Athletes should act like role models

Sports Column

It is not uncommon to see young children wanting to be like their favorite sports professional.

Kids ask their parents to buy jerseys, hats, shoes and socks that are branded by that player so they can feel that closeness of being like them. They try to imitate their idols by acting, walking and talking like them.

What happens when the child’s role model acts in a negative way that could potentially hurt his or her reputation?

It seems like every day, professional athletes are posted in headlines about an act they have committed resulting in criminal charges, fines or suspensions.

New England Patriot tight end Aaron Hernandez is being questioned about a homicide he may be linked to. If proof that Hernandez is connected to the case, it will devastate fans of the New England Patriots and of Hernandez. Hernandez’s younger fans will question his judgment and deal with confusion about why their favorite football player could do such a thing.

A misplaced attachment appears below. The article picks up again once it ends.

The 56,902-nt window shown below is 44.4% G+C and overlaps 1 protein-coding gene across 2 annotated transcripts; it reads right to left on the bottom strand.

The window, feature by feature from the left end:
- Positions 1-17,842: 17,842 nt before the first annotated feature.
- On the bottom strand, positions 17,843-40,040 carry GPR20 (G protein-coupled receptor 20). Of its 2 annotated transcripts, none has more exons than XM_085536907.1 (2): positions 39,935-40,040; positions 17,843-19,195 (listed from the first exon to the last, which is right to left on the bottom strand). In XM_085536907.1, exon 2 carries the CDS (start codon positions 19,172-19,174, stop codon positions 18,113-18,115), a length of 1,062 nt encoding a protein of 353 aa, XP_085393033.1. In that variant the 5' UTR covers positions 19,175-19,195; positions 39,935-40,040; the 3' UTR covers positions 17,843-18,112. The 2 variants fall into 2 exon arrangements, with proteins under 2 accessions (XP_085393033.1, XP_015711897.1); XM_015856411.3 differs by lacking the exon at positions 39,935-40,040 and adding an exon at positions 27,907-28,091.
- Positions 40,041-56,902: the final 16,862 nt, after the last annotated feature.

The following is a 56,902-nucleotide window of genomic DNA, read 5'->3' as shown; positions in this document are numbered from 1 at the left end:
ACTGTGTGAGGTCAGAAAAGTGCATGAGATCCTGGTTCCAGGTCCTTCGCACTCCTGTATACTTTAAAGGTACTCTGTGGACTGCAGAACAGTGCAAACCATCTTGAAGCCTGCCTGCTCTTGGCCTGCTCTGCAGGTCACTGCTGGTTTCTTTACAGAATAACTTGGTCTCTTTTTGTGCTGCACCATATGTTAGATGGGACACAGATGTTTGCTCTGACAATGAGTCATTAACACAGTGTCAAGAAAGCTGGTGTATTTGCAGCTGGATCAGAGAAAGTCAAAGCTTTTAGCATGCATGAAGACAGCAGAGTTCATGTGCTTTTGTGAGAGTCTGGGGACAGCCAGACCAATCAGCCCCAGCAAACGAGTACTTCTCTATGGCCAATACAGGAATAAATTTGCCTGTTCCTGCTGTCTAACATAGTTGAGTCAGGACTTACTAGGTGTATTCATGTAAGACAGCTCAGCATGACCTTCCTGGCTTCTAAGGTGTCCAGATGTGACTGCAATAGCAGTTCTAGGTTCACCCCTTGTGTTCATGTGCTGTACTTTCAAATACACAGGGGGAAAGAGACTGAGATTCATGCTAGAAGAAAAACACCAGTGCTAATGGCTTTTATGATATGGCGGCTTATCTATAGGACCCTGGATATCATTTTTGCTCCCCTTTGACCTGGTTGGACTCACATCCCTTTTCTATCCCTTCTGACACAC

I sometimes wonder if athletes truly think about the effect that they have on fans of all ages.

When it comes to more aggressive acts, such as rape and murder, it tends to have a greater effect on fans. Something that all professional, amateur and collegiate athletes need to think about is that they are leaders on and off the field or court.

No matter what he or she does or where he or she goes, that individual will have fans watching his or her every move. They want to see their favorite players succeed and be the best they can be.

All athletes should remember that there is always someone out there that wants to be just like them. If there were a better time to make the right decision, that time is now.